Let it be known that I am a complete and utter coward when it comes to horror games — or games with jump-scares, or any level in a non-horror game with creepy ambiance (I STILL cannot bring myself to complete “We Don’t Go To Ravenholm”); I think what contributes to this fear the most is the fact that my brain doesn’t turn off after the game has. I’m the kind of player that’ll try a horror game for 15 minutes in the morning, and then wake up at 3AM later that night and have to wander out into the pitch dark hall of my very own home with a flashlight.
Because what if there’s something waiting for me, huh? And what was that noise? And what’s casting that shadow? And oh god it’s so quiet IS EVERYONE ALREADY DEAD?!
Yet I still play them, once in awhile, when I’ve worked up enough nerve to do so.
“The Witch’s House” caught my eye first, thanks to a post on Tumblr by one of the many people that I follow. It depicted the tragic “True End” of the story, which inspired me to look up everything about the game. I completely spoiled the whole plot twist and most of the intricate details of what happens, thinking that sating my curiosity would get rid of my interest in the game.
But it didn’t. In fact, it made me bother one of my best friends, who is also pretty cowardly when it comes to these games, and beg her to play it with me. We played it for about twenty minutes before closing it out and deleting it from the computer.
I still want to try again, though.
My brother had already heard of the game, and gave me links to several 8-Bit Horror games for me to try. I downloaded, played, and beat a game titled “Misao” — the story of a young student who searches for the dismembered body parts of her bullied classmate, Misao.
Now I know what some of you might be thinking: How can an 8-Bit game be scary?
I pondered that myself for a little bit, too. These games weren’t built on the latest game engines, where every gory detail was shoved in your face — most were built in RPG Maker VX or, in the case of Misao and Mad Doctor, Wolf RPG. They were pretty much on par with old Gameboy graphics. What was frightening about that?
Well, here’s the theory I came up with:
Point 1: The audio –Think of the creepiness many kids felt wandering around Lavender Town in the original Pokemon games. It’s that unsettling, melancholy sort of backdrop that puts players on edge. And since you’re not distracted by the beautifully rendered potted plant over yonder, all you can do is worry about where you’re going and what’s around you. Since your line of sight is limited by the scrolling screen, all you can do is try to figure out what’s coming next with your ears. It’s even more unnerving if you can’t quite figure out what that strange sound is, or where it’s coming from, or who made it.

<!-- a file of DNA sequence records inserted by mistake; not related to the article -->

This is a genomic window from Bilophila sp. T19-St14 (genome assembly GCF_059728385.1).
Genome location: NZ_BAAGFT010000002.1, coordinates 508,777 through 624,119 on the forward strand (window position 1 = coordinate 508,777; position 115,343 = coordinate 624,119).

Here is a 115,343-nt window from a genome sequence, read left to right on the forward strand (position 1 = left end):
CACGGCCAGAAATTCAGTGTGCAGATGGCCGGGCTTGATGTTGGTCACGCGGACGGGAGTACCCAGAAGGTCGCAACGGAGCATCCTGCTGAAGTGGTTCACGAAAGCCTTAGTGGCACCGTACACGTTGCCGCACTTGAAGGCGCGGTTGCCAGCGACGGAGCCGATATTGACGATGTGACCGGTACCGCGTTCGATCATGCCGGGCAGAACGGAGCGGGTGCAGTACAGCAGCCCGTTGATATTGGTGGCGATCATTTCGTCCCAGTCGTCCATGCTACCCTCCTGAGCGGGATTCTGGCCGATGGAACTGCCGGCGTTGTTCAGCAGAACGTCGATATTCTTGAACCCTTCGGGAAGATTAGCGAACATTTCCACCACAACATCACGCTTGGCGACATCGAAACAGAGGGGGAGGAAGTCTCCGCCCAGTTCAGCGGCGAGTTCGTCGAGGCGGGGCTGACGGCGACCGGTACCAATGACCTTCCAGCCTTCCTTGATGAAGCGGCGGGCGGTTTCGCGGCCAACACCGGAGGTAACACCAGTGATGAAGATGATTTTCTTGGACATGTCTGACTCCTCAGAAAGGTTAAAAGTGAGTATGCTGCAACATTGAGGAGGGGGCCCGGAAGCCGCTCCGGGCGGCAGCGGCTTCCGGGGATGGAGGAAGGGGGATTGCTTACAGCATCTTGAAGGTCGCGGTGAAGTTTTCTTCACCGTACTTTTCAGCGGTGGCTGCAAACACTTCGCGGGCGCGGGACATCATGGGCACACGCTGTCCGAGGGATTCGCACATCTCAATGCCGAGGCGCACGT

Point 2: An innocent and limited Protagonist: Most of the protagonists of these games are innocent young girls who simply want to find somewhere safe. She can only run from the monsters, who everyone knows can rip the child to pieces easily, and solve puzzles. That’s it. It’s like being locked in a room with a hidden murderer, but your hands are shackled and you don’t know where the exit is. Goodness, just thinking about such a thing gives me the chills!
Point 3: Horror elements in an unexpected setting. 8-Bit games are typically associated with beloved retro classics like Final Fantasy, Excitebike, and SuperMario. If you suddenly shove survival horror elements–violent murders, sexual assault, suicide–into that kind of world, well…most people get pretty creeped out! The best example I can think of for this was the story of “Suicide Mouse”, an animated short in which our beloved Mickey Mouse repeatedly tried to kill himself. I believe this was proven true, but I’m not 100% sure (and I’m not about to go looking for it!) Either way, you can get where I’m going with this: Particularly dismal or violent stuff where we don’t want to find it can really mess us up!
Add “excellent storytelling” and “multiple endings” to the above mix and you’ve got a pretty awesome video game, graphics be damned! There is, of course, the downside of most games being rather short (even beating Misao to get all the endings and such took only a few hours) and the fact that some of the puzzles can be pretty difficult, but they’re still an excellent way to waste some time. Alone. At night. With only your computer screen lighting your bedroom…